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Bryan Rostron on the Mbeki Brothers and Architects of Poverty

Architects of PovertyShehmilla Mohamed & Moeletsi MbekiOne is tempted to ask what former president Thabo Mbeki thinks about his younger brother, Moeletsi Mbeki, and his new, scathingly critical work of Africa’s ruling elite, Architects of Poverty: Why Africa’s Capitalism Needs Changing. Moeletsi takes umbrage at Africa’s leaders and their extravagant indulgences and explores many of the continent’s other undemocratic ills in the work.

In an intriguing response to the book, author Bryan Rostron speculates on the genesis of Architects of Poverty in the context of Mbeki sibling rivalry:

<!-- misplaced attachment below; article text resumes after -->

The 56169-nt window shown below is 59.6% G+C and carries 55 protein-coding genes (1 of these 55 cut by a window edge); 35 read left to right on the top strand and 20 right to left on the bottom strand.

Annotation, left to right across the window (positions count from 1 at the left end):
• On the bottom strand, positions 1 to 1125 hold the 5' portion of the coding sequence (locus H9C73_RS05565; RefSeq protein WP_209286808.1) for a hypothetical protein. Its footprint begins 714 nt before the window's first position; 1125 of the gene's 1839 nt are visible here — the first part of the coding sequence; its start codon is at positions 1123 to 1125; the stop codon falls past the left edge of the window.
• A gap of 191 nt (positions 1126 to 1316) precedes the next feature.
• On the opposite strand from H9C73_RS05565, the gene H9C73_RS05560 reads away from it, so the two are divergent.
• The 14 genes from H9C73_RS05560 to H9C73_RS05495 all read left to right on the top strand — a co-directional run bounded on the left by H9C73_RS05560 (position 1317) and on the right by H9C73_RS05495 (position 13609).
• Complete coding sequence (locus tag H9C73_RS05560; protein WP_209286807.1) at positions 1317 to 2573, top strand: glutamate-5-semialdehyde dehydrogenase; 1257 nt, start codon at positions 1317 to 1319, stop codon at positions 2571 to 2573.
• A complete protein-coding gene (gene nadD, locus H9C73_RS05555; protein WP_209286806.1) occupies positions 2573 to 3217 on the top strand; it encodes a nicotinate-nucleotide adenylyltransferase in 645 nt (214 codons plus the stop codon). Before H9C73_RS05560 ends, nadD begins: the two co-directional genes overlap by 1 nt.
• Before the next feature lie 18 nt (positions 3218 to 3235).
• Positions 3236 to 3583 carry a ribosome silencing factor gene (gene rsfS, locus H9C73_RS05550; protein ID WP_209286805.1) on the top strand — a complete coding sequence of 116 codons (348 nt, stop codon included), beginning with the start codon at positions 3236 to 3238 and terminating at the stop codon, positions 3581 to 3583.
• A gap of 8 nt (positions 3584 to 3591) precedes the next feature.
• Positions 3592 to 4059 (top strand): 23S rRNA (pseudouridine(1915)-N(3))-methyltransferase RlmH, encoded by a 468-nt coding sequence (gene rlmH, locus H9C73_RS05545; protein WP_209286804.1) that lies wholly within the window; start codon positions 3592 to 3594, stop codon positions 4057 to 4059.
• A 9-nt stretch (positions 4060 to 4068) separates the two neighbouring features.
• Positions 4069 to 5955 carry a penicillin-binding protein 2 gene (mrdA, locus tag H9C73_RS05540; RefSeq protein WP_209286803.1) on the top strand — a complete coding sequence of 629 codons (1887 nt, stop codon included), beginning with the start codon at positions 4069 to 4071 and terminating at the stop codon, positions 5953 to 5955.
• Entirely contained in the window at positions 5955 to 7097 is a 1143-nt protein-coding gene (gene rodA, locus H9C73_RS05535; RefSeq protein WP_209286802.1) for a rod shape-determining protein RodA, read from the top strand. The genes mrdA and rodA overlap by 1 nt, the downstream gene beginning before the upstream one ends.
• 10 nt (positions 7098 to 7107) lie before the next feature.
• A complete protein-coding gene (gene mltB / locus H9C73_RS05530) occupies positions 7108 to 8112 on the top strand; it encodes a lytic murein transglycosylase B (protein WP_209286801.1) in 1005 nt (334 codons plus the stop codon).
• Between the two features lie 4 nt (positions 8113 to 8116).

Younger brothers play a large role in the demonology of a friend who has investigated some of the world’s biggest frauds. When a possible suspect emerges, he says, his first question is always: is this person the youngest in their family? His theory would never stand up in court . But my friend reels off examples of huge bank stings and insurances swindles where his rule applies. In fact, in one case, the wife of a suspect convinced her husband to confess, saying, “You’re dealing with the modern Hercule Poirot.”

As an only child, I’m not endorsing this junior sibling hypothesis. But I wonder if SA’s former president Thabo Mbeki feels this way about his younger brother, Moeletsi. Even while Mbeki Snr was state president, Moeletsi was one of his sharpest critics. Yet there’s nothing dodgy about the younger Mbeki. His critique has been consistent, factually rigorous and is now collected in a book, Architects of Poverty: Why African Capitalism Needs Changing. In fact, his criticism is almost a mirror image of my friend’s “younger brother” idea.

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